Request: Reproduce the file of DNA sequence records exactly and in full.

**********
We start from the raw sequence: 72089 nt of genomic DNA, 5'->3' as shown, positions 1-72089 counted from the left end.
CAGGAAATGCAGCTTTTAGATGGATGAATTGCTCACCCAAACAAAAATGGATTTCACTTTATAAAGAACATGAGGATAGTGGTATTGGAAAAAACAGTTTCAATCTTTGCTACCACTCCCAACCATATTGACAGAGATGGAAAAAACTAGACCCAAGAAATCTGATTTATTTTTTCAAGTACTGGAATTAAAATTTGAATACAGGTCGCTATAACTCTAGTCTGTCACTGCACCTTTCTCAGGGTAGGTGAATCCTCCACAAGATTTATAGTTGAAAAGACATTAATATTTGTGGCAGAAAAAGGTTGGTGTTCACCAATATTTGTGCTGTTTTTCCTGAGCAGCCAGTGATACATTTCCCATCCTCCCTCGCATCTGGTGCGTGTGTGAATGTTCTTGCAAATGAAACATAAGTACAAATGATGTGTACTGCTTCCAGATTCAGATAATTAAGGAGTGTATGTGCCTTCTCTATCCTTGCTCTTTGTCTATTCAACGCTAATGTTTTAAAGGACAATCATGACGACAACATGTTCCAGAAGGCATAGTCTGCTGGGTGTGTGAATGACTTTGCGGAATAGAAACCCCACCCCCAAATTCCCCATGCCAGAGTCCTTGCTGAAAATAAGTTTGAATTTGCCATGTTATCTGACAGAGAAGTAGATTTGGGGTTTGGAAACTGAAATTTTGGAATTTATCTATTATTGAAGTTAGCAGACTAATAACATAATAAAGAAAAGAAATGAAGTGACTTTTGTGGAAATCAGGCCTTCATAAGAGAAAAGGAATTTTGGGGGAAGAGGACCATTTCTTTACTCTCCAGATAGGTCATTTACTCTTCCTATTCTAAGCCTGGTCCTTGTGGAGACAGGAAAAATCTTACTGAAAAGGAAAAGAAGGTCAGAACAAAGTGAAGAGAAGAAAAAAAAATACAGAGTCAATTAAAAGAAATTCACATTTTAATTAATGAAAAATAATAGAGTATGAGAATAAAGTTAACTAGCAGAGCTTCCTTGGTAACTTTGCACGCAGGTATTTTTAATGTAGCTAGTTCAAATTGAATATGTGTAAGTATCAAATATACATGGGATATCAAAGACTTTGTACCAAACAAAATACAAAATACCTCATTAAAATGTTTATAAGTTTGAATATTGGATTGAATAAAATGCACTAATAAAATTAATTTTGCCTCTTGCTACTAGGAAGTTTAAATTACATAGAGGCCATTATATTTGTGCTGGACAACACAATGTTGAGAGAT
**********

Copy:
We start from the raw sequence: 72089 nt of genomic DNA, 5'->3' as shown, positions 1-72089 counted from the left end.
CAGGAAATGCAGCTTTTAGATGGATGAATTGCTCACCCAAACAAAAATGGATTTCACTTTATAAAGAACATGAGGATAGTGGTATTGGAAAAAACAGTTTCAATCTTTGCTACCACTCCCAACCATATTGACAGAGATGGAAAAAACTAGACCCAAGAAATCTGATTTATTTTTTCAAGTACTGGAATTAAAATTTGAATACAGGTCGCTATAACTCTAGTCTGTCACTGCACCTTTCTCAGGGTAGGTGAATCCTCCACAAGATTTATAGTTGAAAAGACATTAATATTTGTGGCAGAAAAAGGTTGGTGTTCACCAATATTTGTGCTGTTTTTCCTGAGCAGCCAGTGATACATTTCCCATCCTCCCTCGCATCTGGTGCGTGTGTGAATGTTCTTGCAAATGAAACATAAGTACAAATGATGTGTACTGCTTCCAGATTCAGATAATTAAGGAGTGTATGTGCCTTCTCTATCCTTGCTCTTTGTCTATTCAACGCTAATGTTTTAAAGGACAATCATGACGACAACATGTTCCAGAAGGCATAGTCTGCTGGGTGTGTGAATGACTTTGCGGAATAGAAACCCCACCCCCAAATTCCCCATGCCAGAGTCCTTGCTGAAAATAAGTTTGAATTTGCCATGTTATCTGACAGAGAAGTAGATTTGGGGTTTGGAAACTGAAATTTTGGAATTTATCTATTATTGAAGTTAGCAGACTAATAACATAATAAAGAAAAGAAATGAAGTGACTTTTGTGGAAATCAGGCCTTCATAAGAGAAAAGGAATTTTGGGGGAAGAGGACCATTTCTTTACTCTCCAGATAGGTCATTTACTCTTCCTATTCTAAGCCTGGTCCTTGTGGAGACAGGAAAAATCTTACTGAAAAGGAAAAGAAGGTCAGAACAAAGTGAAGAGAAGAAAAAAAAATACAGAGTCAATTAAAAGAAATTCACATTTTAATTAATGAAAAATAATAGAGTATGAGAATAAAGTTAACTAGCAGAGCTTCCTTGGTAACTTTGCACGCAGGTATTTTTAATGTAGCTAGTTCAAATTGAATATGTGTAAGTATCAAATATACATGGGATATCAAAGACTTTGTACCAAACAAAATACAAAATACCTCATTAAAATGTTTATAAGTTTGAATATTGGATTGAATAAAATGCACTAATAAAATTAATTTTGCCTCTTGCTACTAGGAAGTTTAAATTACATAGAGGCCATTATATTTGTGCTGGACAACACAATGTTGAGAGAT